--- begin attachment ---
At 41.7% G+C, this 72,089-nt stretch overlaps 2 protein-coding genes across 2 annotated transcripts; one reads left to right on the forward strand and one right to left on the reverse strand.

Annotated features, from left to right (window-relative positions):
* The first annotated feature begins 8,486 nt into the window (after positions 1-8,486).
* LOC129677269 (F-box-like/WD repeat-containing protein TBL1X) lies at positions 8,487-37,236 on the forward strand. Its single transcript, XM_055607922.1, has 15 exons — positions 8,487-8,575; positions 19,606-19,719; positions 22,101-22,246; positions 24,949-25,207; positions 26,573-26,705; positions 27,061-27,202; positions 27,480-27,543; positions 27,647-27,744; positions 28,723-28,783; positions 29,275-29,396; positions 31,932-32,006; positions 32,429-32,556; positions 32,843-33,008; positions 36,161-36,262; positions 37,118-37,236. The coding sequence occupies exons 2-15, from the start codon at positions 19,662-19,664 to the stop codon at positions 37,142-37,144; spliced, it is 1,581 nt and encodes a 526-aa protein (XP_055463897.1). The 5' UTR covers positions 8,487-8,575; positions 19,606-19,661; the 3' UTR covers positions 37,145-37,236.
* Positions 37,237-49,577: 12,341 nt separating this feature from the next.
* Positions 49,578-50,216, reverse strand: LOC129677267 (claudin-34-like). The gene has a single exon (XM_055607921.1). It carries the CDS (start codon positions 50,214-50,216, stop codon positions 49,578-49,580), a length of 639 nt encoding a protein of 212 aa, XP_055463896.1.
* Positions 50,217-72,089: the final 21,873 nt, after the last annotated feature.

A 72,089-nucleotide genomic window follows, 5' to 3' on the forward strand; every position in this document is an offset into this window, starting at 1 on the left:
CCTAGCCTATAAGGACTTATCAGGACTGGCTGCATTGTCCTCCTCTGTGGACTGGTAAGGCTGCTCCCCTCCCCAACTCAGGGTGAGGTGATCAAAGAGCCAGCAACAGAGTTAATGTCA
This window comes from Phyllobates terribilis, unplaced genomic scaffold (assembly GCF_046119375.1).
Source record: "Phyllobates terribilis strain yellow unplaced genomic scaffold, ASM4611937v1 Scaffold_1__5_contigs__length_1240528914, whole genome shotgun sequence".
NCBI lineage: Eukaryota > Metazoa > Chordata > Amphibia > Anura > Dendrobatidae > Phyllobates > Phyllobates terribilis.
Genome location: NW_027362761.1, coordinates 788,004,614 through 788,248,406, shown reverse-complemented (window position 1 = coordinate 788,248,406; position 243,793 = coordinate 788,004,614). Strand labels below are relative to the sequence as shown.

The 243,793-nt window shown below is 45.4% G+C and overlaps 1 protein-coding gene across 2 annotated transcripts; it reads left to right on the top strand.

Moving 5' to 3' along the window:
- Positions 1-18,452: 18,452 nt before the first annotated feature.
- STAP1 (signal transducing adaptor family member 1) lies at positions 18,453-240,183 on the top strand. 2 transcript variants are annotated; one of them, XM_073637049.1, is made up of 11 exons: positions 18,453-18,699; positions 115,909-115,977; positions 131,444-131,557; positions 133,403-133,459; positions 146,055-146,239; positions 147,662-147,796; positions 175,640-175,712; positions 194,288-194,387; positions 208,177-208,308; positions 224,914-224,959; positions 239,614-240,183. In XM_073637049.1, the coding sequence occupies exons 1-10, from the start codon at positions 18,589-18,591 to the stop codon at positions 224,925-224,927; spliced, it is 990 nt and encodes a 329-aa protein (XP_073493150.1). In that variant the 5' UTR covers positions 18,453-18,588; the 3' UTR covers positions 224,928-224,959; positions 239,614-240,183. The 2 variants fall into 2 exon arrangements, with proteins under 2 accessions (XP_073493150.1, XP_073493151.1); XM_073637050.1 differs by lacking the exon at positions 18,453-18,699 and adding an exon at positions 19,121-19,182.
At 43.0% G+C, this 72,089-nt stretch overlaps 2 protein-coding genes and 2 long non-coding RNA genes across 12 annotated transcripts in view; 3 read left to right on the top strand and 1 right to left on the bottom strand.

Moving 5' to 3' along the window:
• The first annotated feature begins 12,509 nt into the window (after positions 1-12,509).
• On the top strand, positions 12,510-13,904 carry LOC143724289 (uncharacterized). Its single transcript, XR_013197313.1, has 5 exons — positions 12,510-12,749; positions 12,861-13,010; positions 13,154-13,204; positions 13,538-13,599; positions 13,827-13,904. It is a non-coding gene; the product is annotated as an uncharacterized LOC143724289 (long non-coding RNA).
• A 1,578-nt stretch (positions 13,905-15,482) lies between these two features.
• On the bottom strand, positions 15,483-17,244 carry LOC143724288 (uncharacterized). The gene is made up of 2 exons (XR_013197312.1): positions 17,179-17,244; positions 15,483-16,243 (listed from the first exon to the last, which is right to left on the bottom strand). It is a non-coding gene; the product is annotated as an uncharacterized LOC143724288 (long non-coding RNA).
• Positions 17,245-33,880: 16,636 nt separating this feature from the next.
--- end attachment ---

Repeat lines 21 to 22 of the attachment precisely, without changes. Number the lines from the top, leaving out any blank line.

• On the top strand, positions 12,510-13,904 carry LOC143724289 (uncharacterized). Its single transcript, XR_013197313.1, has 5 exons — positions 12,510-12,749; positions 12,861-13,010; positions 13,154-13,204; positions 13,538-13,599; positions 13,827-13,904. It is a non-coding gene; the product is annotated as an uncharacterized LOC143724289 (long non-coding RNA).
• A 1,578-nt stretch (positions 13,905-15,482) lies between these two features.